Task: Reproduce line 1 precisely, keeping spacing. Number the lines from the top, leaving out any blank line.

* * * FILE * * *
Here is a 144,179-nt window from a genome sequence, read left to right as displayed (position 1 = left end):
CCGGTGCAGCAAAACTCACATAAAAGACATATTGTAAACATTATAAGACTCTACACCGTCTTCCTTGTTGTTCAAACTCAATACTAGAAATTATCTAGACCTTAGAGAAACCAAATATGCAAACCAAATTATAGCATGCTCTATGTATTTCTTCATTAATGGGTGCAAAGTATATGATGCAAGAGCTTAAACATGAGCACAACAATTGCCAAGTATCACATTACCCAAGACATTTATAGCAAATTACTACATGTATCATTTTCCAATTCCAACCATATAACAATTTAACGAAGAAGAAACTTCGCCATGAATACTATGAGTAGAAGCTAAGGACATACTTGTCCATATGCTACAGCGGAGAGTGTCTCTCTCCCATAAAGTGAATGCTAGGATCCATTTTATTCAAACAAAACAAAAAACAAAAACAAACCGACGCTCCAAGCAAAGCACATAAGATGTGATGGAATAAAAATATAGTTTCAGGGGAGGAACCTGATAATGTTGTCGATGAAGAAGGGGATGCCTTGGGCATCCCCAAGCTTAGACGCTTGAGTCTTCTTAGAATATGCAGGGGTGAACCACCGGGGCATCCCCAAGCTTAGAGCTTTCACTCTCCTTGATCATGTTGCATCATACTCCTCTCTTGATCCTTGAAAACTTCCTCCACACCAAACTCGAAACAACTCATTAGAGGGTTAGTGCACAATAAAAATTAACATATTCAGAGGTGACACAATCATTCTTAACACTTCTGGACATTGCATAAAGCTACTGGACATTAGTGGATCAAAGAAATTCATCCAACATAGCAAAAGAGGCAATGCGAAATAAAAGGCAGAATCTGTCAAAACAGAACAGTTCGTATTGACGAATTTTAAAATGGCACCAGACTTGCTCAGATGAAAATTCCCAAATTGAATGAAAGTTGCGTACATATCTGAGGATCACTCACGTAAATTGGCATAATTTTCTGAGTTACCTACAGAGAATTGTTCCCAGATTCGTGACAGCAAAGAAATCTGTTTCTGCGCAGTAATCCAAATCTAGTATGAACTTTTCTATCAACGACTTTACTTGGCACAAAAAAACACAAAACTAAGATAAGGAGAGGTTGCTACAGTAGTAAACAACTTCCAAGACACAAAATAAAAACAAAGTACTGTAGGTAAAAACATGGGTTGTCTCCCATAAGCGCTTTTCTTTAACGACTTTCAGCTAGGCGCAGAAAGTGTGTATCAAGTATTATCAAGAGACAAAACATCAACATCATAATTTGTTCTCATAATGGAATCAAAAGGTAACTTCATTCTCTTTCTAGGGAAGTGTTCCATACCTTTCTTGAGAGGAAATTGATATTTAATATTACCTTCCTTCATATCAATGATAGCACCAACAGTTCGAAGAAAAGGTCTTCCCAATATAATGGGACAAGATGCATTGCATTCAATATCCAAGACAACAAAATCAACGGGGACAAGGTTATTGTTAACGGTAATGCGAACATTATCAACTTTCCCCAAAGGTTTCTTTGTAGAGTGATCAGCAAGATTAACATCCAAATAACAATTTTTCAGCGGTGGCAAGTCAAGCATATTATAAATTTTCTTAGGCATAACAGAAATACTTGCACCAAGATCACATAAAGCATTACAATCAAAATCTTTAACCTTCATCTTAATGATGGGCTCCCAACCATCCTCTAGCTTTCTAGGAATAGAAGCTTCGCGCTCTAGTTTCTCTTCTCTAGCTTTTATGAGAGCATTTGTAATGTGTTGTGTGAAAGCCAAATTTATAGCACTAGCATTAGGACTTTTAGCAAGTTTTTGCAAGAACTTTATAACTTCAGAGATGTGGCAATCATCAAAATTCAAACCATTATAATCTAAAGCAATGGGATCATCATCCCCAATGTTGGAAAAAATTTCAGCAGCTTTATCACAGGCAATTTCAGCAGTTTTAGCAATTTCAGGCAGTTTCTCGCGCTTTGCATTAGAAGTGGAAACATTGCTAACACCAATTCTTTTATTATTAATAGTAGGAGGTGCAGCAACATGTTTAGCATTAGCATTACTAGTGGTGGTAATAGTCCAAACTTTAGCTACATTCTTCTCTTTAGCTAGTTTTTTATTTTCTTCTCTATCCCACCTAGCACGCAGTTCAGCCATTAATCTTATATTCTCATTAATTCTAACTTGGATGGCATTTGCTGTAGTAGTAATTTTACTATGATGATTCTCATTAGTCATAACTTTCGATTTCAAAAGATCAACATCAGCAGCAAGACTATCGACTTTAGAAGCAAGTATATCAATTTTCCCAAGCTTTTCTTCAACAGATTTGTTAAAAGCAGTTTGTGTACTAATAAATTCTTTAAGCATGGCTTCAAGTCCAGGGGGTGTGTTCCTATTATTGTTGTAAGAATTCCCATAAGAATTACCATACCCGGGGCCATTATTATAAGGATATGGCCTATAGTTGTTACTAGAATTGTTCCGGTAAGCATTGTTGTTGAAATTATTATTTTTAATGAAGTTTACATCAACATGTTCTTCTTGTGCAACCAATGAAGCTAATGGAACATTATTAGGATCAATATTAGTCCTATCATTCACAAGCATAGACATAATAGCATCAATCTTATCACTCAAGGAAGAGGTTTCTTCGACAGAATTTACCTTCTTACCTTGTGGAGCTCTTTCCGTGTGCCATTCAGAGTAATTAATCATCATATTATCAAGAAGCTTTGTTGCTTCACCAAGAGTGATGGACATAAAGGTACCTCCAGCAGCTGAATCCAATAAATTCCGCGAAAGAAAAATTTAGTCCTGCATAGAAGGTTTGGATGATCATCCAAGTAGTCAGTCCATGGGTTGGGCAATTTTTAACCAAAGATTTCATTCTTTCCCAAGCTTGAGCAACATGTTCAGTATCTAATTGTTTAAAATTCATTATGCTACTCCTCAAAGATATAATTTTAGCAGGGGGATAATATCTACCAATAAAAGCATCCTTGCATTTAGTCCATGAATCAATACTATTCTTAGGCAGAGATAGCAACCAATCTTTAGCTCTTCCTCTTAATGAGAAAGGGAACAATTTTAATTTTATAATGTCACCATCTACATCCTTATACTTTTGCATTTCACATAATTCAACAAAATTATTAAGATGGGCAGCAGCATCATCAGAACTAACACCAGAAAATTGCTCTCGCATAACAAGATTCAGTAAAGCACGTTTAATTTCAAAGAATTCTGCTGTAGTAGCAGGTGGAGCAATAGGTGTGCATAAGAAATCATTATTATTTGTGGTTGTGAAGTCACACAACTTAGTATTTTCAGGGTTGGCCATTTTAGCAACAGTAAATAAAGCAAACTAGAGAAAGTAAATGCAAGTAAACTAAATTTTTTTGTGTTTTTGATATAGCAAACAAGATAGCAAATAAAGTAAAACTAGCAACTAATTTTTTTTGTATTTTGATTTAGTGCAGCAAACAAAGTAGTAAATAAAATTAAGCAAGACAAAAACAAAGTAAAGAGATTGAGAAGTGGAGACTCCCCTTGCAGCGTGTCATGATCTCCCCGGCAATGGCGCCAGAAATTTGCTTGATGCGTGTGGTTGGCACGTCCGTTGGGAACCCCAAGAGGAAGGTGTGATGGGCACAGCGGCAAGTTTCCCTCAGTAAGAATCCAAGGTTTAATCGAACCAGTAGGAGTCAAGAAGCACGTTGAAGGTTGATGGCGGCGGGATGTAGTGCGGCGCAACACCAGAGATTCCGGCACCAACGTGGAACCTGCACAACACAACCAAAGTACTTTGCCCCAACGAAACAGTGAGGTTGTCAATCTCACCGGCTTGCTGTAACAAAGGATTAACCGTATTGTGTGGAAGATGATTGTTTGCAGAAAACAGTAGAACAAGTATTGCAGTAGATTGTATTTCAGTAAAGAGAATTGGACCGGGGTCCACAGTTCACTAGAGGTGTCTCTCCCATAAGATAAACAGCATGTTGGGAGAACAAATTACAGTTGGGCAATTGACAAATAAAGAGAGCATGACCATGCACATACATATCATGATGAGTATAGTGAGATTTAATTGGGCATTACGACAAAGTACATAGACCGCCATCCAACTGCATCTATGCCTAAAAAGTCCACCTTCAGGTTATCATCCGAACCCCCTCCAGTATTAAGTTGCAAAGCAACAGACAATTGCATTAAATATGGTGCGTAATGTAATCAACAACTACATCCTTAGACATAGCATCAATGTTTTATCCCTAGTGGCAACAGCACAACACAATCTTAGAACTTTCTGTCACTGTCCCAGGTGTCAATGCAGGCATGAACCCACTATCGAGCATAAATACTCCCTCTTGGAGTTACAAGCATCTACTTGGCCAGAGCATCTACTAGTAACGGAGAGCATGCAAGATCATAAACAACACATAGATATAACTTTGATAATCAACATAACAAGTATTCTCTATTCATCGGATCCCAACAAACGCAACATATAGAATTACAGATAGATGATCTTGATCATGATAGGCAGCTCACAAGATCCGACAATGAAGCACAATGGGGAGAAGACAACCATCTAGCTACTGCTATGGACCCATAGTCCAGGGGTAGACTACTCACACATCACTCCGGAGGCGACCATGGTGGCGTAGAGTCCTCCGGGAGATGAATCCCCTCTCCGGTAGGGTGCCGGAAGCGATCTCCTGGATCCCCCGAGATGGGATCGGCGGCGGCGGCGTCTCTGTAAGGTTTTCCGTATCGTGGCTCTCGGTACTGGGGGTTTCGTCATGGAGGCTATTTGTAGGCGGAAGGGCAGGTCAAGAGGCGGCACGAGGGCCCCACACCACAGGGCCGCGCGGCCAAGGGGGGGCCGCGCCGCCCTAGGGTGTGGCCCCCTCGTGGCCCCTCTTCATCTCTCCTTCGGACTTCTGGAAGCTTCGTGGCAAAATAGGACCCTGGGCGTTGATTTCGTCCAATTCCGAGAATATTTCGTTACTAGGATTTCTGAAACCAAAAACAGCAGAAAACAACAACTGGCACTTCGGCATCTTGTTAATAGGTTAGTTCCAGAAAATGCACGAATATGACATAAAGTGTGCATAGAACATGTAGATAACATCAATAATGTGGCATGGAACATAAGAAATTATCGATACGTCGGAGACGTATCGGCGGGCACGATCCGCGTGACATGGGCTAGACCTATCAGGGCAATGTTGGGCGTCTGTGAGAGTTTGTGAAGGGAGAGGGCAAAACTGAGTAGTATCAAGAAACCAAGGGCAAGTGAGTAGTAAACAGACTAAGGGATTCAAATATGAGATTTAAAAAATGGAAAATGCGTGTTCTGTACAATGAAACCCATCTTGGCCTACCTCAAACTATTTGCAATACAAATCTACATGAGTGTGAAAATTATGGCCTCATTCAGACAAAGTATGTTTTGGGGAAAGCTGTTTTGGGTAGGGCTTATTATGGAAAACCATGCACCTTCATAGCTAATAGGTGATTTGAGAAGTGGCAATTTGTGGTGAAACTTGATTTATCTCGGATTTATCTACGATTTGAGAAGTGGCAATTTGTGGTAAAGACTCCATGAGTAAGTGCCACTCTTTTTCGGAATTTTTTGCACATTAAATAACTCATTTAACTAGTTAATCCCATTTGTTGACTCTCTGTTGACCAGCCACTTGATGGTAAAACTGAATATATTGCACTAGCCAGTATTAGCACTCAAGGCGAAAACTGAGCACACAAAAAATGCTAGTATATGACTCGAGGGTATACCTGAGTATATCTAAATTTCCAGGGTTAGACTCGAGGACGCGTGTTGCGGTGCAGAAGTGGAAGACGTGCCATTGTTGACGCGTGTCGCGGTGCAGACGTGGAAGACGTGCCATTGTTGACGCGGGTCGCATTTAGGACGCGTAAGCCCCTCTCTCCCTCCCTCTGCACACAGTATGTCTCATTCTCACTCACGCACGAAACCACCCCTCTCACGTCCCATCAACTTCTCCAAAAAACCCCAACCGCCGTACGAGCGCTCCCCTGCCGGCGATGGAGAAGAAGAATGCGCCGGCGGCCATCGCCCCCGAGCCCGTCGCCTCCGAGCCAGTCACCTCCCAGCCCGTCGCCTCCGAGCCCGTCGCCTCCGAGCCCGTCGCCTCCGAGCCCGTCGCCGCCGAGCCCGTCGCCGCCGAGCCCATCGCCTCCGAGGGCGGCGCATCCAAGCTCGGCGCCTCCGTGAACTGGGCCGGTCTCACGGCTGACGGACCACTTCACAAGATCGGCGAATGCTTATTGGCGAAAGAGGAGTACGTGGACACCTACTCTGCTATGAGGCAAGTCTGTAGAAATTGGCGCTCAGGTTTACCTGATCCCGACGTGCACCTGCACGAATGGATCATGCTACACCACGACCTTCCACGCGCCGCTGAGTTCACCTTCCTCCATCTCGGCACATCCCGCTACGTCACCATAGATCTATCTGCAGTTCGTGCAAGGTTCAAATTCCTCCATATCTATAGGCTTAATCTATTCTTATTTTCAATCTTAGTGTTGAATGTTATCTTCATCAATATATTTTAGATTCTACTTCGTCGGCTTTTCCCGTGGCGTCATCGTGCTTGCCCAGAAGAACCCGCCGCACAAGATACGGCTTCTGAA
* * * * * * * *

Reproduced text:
Here is a 144,179-nt window from a genome sequence, read left to right as displayed (position 1 = left end):